Counseling the vaccine-hesitant patient


What’s at the root of most morbidity and mortality from influenza and other vaccine-preventable diseases? Under-immunization. Retail clinicians (i.e., nurse practioners, physician assistants and doctors) are in a unique position to influence immunization rates by educating patients on the benefits of appropriate vaccines. While myths surrounding vaccines — like the idea that the flu shot leads to contracting influenza and misguided information that vaccines lead to autism or mental retardation — have been dispelled by rigorous scientific investigation, people of all ages appear to be “skipping out” on vaccines.

With the current influenza season in full swing, retail clinicians should remain vigilant about offering the vaccine through March. Of those children who died of influenza last year, 90% had not received a flu vaccine. In contrast to previous flu seasons, the current flu strain has proven especially harmful to young adults who have not received the vaccine.

In counseling the vaccine-hesitant parent or patient, it is important to understand the basis for their stance against vaccines. Parental fears and concerns regarding vaccines often stem from misconceptions, including the belief that vaccine-preventable diseases no longer pose a risk, doubts about vaccine safety and beliefs that certain ingredients in vaccines are dangerous.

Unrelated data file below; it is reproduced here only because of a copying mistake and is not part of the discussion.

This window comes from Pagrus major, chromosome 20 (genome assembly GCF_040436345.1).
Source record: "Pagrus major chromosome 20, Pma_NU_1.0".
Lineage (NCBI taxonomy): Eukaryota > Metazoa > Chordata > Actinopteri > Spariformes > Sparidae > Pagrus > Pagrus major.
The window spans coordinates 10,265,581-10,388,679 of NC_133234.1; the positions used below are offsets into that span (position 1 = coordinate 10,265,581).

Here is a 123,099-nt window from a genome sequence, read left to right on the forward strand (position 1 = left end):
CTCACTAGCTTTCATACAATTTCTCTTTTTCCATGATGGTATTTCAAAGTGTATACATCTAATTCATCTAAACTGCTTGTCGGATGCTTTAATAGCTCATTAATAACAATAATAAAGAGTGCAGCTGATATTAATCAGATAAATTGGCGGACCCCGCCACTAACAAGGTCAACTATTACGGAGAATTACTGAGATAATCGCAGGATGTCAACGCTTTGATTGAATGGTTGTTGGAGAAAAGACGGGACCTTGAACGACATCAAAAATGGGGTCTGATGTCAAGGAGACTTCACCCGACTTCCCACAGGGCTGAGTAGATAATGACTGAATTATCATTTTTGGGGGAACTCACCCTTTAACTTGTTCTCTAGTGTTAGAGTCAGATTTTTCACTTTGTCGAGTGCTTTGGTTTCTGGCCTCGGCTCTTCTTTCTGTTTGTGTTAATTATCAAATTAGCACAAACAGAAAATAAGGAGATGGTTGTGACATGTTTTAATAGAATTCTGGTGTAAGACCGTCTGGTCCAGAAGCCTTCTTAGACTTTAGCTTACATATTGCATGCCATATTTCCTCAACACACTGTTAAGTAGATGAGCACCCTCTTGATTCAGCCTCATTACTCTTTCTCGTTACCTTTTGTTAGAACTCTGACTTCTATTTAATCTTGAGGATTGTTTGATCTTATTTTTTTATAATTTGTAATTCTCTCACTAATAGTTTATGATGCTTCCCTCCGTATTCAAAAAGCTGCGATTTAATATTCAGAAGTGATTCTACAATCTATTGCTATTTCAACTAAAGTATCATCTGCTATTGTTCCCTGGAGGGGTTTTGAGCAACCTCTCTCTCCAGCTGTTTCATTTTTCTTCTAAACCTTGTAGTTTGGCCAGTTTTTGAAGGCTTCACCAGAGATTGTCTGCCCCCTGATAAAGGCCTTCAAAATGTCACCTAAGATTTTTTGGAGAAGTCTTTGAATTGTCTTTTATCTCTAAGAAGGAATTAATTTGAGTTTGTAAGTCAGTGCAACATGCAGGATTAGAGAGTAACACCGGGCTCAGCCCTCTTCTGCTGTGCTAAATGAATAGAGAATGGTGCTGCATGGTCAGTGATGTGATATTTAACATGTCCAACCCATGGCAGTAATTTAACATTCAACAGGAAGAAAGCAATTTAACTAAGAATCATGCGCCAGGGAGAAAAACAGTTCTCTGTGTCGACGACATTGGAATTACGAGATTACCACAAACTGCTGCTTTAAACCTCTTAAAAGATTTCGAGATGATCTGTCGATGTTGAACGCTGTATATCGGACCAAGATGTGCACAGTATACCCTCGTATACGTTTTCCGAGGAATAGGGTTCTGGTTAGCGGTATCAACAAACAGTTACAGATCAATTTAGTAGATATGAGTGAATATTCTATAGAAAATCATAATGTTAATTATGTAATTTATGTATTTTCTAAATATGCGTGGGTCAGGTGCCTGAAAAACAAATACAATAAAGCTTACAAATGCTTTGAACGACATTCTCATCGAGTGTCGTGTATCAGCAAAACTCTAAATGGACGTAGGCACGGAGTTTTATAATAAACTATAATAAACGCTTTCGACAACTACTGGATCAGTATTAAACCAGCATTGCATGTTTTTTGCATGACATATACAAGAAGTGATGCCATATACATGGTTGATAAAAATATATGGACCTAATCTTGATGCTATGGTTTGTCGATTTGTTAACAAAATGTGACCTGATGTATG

Vaccine-hesitant patients or parents can be categorized into five categories:

  1. Uninformed, but educable and seeks information to counter anti-vaccine information;

  2. Misinformed, but correctable and not fully aware of vaccine benefits;

  3. Well-read and open-minded, willing to discuss the issues with consideration of pros and cons;

  4. Strongly vaccine-resistant, willing to listen to both sides of the argument, but unlikely to change viewpoints soon; or

  5. Strong-willed and committed, attempts to convince provider to agree with the argument against vaccines. Parents in this last group are difficult to counsel.

Remembering that the goal is increased adherence (i.e., decreased morbidity and mortality from vaccine-preventable diseases), non-judgmental communication is the key to counseling around vaccines. As with any emotionally charged issue, clinician attitude can help or hinder shared decision-making. Vaccine Information Sheets, or VIS, given early in the exam can help parents or patients formulate questions. Clinicians should take time to solicit questions, acknowledging both benefits and risks. Respectful listening requires eye contact and refrains from patronizing behaviors. It is most important that clinicians not get offended, nor offend the patients, around issues of disagreement. Use of clear, simple language is of utmost importance.

With practice, clinicians can develop an attitude that is respectful of the parent or patient’s authority while encouraging vaccine adherence.

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